Hardwood Blog

Perspectives and insights on the hardwood lumber industry.                     

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For decades craftsmen have considered using North American white ash as a substitute for Appalachian red oak.  But why? In general ash (Fraxinus Americana) and red oak (Quercus rubra) are excellent hardwoods to use for many products.  Moulding manufacturers, cabinet makers, and even door and window manufacturers could use either to produce their products. Red oak is a more traditional fiber to use for products such as those listed above, however, ash has become a…
If you are not still buying hardwood lumber in random widths and random lengths, chances are you purchase your lumber either width sorted or in exact ripped-to-width bundles.  But why would a manufacturer prefer sorted strips or hardwood rips? Many times manufacturers that purchase hardwoods in sorted strips will do so to rip a specific hardwood blank. They already have the equipment and the expertise available in their production process and they feel they can…
It seems that every day one of my customers asks me, “Can I see the hardwood lumber tally for that bundle?” Of course, in an attempt to provide the best possible customer experience, the answer to the question is undoubtedly yes.  However are they always necessary? Don’t get me wrong, hardwood lumber tallies are important.  They provide detailed information on the boards that make up a bundle of lumber.  They provide important insights into the…

Why Is 8 Foot Poplar Hard To Find?

  • Friday, 10 July 2015 15:51
We are often asked why is Poplar in eight foot only lengths so hard to find?  We get this question especially from moulding and millwork manufacturers who prefer to receive eight foot board lengths because it works best for their finished products.  For them, longer length boards just become harder to work with and usually end up being shortened as a finished product  leaving an assortment of unusable shorts that just pile up in their…
For years people have had the choice to order their hardwood lumber in standard random widths and lengths or in special sorted bundles.  Everyone knows you can buy hardwood lumber sorted by color, width, length, and even by certain board characteristics.  The general thinking is that when ordering your hardwood lumber sorted you get more of the boards you can use in your production process and you eliminate undo waste or create less unusable parts…

Is The Printed Brochure Dead

  • Friday, 10 July 2015 15:44
I was having a conversation with another hardwood lumber marketer the other day and we spent a good amount of time debating the virtues of a printed brochure.  What our conversation came down to was the question, “is the multi-page, high quality, glossy printed company brochure still required?” Printed brochures have been a staple of the traditional marketing communications mix for as long as I can remember.  They have always had a sense of corporate…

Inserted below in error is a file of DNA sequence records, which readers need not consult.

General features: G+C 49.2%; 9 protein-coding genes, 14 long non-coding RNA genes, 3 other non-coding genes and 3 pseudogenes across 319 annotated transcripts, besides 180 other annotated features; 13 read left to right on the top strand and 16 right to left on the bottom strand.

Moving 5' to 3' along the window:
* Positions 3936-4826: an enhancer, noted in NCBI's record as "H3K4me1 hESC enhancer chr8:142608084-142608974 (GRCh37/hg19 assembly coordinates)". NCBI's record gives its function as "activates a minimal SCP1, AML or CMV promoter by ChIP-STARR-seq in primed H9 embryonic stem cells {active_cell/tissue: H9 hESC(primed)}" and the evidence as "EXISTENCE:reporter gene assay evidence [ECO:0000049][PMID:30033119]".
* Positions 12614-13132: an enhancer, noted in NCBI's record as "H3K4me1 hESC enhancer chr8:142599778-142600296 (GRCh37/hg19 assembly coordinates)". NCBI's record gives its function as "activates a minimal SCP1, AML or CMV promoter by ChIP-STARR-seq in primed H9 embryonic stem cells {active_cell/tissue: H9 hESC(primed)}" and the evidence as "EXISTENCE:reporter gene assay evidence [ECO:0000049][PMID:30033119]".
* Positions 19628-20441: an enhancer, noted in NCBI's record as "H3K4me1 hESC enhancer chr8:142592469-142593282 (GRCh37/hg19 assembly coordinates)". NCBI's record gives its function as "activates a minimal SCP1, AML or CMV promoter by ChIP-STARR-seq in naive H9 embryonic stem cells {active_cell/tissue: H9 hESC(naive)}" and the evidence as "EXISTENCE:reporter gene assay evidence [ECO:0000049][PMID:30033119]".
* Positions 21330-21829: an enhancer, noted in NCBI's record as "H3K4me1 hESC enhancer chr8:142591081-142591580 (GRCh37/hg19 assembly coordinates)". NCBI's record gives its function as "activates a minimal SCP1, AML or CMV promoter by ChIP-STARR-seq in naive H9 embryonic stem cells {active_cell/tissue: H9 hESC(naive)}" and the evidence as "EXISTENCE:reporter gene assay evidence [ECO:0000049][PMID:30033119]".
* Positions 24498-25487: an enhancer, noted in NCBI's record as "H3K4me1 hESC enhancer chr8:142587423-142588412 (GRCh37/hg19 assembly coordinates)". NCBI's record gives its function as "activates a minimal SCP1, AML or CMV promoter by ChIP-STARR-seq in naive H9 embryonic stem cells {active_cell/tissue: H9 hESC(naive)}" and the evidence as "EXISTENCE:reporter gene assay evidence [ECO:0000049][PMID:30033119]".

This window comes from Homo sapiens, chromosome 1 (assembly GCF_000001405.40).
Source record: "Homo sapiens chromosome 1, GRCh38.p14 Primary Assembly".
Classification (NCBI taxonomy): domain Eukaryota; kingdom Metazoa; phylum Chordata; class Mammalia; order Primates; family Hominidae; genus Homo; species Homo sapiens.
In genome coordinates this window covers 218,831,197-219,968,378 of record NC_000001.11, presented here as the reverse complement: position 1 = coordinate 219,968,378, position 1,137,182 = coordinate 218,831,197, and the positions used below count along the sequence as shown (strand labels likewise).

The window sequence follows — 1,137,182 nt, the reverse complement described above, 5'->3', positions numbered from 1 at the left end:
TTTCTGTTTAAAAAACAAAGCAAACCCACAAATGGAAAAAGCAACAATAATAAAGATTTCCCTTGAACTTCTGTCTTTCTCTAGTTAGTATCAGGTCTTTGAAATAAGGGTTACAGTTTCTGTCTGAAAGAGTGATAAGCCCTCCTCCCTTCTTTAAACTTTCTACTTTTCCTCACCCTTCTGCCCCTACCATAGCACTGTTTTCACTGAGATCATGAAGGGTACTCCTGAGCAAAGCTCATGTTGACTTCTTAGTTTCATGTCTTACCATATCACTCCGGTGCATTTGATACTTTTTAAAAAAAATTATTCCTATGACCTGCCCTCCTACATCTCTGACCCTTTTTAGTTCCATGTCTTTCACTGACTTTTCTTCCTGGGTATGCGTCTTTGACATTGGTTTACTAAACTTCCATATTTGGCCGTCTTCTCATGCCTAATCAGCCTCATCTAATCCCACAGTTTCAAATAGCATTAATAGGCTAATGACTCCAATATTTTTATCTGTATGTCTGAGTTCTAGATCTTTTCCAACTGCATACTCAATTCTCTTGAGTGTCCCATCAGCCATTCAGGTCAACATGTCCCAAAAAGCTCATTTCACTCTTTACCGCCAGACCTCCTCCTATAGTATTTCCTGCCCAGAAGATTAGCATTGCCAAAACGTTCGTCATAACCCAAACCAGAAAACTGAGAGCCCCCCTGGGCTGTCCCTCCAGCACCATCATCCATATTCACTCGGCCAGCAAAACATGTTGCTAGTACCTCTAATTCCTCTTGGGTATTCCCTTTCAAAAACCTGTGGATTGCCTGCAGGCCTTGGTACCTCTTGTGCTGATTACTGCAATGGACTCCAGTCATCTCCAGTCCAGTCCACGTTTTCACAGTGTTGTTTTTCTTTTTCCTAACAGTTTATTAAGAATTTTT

Yes We Rip Tropicals

  • Wednesday, 04 March 2015 15:42
Do you rip tropical hardwoods? That was the question we were asked by a manufacturing customer the other day.  The simple answer was yes!  We can rip any species of hardwood lumber once it is at our rip saw location. Today it is very typical for one of the first steps in the manufacturing process to be the conversion of random width lumber to exact-widths.  Of course every company’s dimensional needs are unique, but the…
If you work with hardwoods you know the importance of choosing the right species to capture that perfect look you are seeking to achieve.  More and more, manufacturers and woodworking professionals are looking to tropical species alternatives to bring something new to their products. Many of us are familiar with the virtues of Mahogany and Teak.  However, over the last few years Sapele has grown in popularity and is now considered a mainstream species with…

Hardwood Lumber Professionals, Do You Tweet?

  • Friday, 06 February 2015 15:32
The hardwood lumber industry  has a reputation of one built on tradition, longevity, and history.  We have been considered an industry that is slow to change and one that is filled with late adopters of technology.  Many of us live based on the old adage “if it’s not broken don’t fix it!”  So let me ask you… Do you Tweet? Social Media in general is not as foreign to those of us in the lumber…

How do you search for new suppliers?

  • Wednesday, 21 January 2015 15:28
I can remember the days, (just a few short years ago), when you were looking for a new product or service one of the things you did was dig out the old yellow pages and search  alphabetically or by industry. No more. If you are like us, the first thing we do is open up a web browser and type exactly what you need.  The information you receive back is more plentiful, more relevant, and…